When Brooke told me she was pregnant, I considered this crazy thought for a long, stressful 24 hours: sell the TJ, cash out. Put the backseat in, give it a good wax job, and prepare to send it off with a college girl who likes it since it’s red and convertible. The horror. For a last hurrah I’d have to tell her, “Be sure to change the snorkel fluid once every 3000 miles.”[Not a valid template]
I settled into the idea, though, but didn’t dare think or talk about it while driving my Jeep. She wouldn’t like that. She’d come up with hundreds of reasons, mostly nostalgic, why I should keep her.
“Maybe I can get a Commander,” I thought while mowing the grass. Yes, I could picture it: tricking out an XK and doing it right the first time: rock sliders, 33” BFGs on a set of AEV wheels, hidden winch, rear tire carrier, remote reservoir shocks, plenty of auxiliary lighting connected to a dual battery system that would also power a 45-quart freezer/fridge. Outfit an on-board water tank for showering, too. I’d be the coolest dad around with a sweetly modded Jeep Commander that was well used in the Mexican deserts and the trails of the southwest. We could pack in a whole litter of adventure kids and live for weeks. Tug a Chaser Adventure Trailer behind it and set off on a land cruise to the Tetons, Yellowstone, and Glacier National Parks. A pair of double kayaks could fit on top, and mountain bikes on the trailer.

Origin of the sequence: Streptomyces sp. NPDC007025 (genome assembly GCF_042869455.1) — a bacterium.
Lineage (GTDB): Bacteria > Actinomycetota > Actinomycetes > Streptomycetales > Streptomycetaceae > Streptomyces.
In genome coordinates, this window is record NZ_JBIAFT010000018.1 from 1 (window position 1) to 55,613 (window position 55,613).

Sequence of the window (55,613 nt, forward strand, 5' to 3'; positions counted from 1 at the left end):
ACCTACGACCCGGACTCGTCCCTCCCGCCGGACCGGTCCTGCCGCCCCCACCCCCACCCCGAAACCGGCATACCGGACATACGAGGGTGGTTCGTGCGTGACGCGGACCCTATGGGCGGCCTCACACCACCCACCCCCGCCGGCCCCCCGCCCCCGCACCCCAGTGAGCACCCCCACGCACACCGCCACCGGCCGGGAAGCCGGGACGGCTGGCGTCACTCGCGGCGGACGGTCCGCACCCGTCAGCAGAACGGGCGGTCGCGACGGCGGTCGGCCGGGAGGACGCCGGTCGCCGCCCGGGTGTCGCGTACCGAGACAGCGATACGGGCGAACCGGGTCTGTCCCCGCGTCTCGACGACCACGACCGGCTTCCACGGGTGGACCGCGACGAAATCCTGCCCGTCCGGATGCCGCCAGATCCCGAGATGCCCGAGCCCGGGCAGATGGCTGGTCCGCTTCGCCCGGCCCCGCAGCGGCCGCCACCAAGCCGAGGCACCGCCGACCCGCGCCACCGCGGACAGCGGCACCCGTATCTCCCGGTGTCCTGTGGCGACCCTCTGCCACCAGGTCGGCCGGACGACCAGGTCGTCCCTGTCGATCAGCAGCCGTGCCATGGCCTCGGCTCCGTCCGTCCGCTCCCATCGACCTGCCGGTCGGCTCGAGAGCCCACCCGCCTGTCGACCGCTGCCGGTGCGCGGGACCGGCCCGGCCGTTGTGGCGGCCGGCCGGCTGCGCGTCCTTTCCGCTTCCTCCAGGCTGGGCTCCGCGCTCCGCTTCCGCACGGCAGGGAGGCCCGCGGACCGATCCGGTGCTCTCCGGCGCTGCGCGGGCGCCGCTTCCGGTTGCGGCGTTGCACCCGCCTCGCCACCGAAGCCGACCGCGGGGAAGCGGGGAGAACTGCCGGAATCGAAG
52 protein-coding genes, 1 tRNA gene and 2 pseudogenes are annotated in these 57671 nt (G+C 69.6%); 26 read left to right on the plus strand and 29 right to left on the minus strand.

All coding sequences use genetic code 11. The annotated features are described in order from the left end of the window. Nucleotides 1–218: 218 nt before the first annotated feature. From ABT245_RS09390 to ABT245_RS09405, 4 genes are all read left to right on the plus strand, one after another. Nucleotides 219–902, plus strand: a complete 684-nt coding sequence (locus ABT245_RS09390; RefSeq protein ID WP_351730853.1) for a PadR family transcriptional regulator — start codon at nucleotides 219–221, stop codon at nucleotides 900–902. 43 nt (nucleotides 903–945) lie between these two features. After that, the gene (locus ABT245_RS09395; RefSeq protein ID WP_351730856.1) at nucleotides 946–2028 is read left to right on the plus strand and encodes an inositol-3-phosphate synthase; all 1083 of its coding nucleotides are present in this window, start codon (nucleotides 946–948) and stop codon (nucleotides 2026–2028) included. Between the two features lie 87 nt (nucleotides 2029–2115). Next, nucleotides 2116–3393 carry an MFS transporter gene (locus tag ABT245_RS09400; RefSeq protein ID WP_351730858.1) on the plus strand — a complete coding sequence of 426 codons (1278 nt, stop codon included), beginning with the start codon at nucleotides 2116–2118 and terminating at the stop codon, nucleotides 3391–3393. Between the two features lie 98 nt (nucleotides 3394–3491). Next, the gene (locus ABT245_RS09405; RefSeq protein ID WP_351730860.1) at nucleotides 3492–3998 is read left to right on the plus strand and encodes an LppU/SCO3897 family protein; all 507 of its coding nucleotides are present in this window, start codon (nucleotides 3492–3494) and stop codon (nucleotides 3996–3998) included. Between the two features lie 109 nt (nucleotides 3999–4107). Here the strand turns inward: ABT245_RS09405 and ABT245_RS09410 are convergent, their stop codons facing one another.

I shared my thoughts with my wife, who just had to remind me, “Awwww, Mark. You can’t get rid of that Jeep. We honeymooned in it remember? Camped at Joshua Tree, went to Yosemite and Zion. And all those times we went rock climbing around Arizona, kayaking in Mexico. Plus you’ve put so much work into it. You can’t get rid of it now. Keep it. You love that Jeep.”
One thing she didn’t mention, yet something of which I was very aware: my two Jeep-owning best friends would have killed me if I put it up for sale. Hang me upside down by my toes and beat me with a rusty winch cable.
Then, on the way to work one morning, air drumming along with my MP3 player plugged into my ears, I heard someone yelling at me.
I turned to my right and spied an air conditioning service truck in the next lane over and a young man practically hanging out the driver’s window waving his hat at me. What did I do, forget to screw on the gas cap again? “Dude!” He shouted and bounced his head up and down, laughing with joy. “That Jeep looks insane, bro! Sweet job!” He was serious and shaking his thumbs-up wildly.
He cracked me up, and I had no choice. I laughed aloud and waved at him, and responded, “Thanks, bro.” I was thanking him for the wake up call really, not for complimenting the ride.